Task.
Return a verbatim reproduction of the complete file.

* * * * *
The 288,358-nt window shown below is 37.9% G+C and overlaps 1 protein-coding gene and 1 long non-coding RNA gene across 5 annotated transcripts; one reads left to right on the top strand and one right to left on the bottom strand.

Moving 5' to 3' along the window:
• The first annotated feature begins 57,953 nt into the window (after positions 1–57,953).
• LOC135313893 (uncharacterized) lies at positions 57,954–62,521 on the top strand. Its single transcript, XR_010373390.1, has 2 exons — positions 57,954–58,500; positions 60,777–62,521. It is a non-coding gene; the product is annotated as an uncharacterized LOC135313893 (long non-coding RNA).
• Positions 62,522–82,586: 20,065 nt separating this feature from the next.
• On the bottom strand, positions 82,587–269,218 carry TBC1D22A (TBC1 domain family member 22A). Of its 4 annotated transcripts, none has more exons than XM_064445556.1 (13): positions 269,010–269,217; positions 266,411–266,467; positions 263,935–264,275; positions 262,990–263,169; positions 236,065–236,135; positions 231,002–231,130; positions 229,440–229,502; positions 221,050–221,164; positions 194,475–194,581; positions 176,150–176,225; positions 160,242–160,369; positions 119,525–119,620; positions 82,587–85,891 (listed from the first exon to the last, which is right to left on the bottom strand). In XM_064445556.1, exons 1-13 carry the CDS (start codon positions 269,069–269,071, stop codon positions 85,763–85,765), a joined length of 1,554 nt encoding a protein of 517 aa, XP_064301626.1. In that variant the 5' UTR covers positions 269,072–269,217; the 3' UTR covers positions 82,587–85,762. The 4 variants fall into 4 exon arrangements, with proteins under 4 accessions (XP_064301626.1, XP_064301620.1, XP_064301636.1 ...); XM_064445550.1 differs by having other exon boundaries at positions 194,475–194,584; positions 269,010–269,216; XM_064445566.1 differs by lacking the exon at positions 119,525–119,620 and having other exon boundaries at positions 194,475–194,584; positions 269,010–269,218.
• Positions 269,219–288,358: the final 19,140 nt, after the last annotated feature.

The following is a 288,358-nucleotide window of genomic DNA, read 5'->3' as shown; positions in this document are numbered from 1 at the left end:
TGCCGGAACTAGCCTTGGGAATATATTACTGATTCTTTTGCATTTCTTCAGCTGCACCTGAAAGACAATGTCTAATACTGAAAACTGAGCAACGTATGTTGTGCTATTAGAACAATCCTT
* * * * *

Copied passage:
The 288,358-nt window shown below is 37.9% G+C and overlaps 1 protein-coding gene and 1 long non-coding RNA gene across 5 annotated transcripts; one reads left to right on the top strand and one right to left on the bottom strand.

Moving 5' to 3' along the window:
• The first annotated feature begins 57,953 nt into the window (after positions 1–57,953).
• LOC135313893 (uncharacterized) lies at positions 57,954–62,521 on the top strand. Its single transcript, XR_010373390.1, has 2 exons — positions 57,954–58,500; positions 60,777–62,521. It is a non-coding gene; the product is annotated as an uncharacterized LOC135313893 (long non-coding RNA).
• Positions 62,522–82,586: 20,065 nt separating this feature from the next.
• On the bottom strand, positions 82,587–269,218 carry TBC1D22A (TBC1 domain family member 22A). Of its 4 annotated transcripts, none has more exons than XM_064445556.1 (13): positions 269,010–269,217; positions 266,411–266,467; positions 263,935–264,275; positions 262,990–263,169; positions 236,065–236,135; positions 231,002–231,130; positions 229,440–229,502; positions 221,050–221,164; positions 194,475–194,581; positions 176,150–176,225; positions 160,242–160,369; positions 119,525–119,620; positions 82,587–85,891 (listed from the first exon to the last, which is right to left on the bottom strand). In XM_064445556.1, exons 1-13 carry the CDS (start codon positions 269,069–269,071, stop codon positions 85,763–85,765), a joined length of 1,554 nt encoding a protein of 517 aa, XP_064301626.1. In that variant the 5' UTR covers positions 269,072–269,217; the 3' UTR covers positions 82,587–85,762. The 4 variants fall into 4 exon arrangements, with proteins under 4 accessions (XP_064301626.1, XP_064301620.1, XP_064301636.1 ...); XM_064445550.1 differs by having other exon boundaries at positions 194,475–194,584; positions 269,010–269,216; XM_064445566.1 differs by lacking the exon at positions 119,525–119,620 and having other exon boundaries at positions 194,475–194,584; positions 269,010–269,218.
• Positions 269,219–288,358: the final 19,140 nt, after the last annotated feature.

The following is a 288,358-nucleotide window of genomic DNA, read 5'->3' as shown; positions in this document are numbered from 1 at the left end:
TGCCGGAACTAGCCTTGGGAATATATTACTGATTCTTTTGCATTTCTTCAGCTGCACCTGAAAGACAATGTCTAATACTGAAAACTGAGCAACGTATGTTGTGCTATTAGAACAATCCTT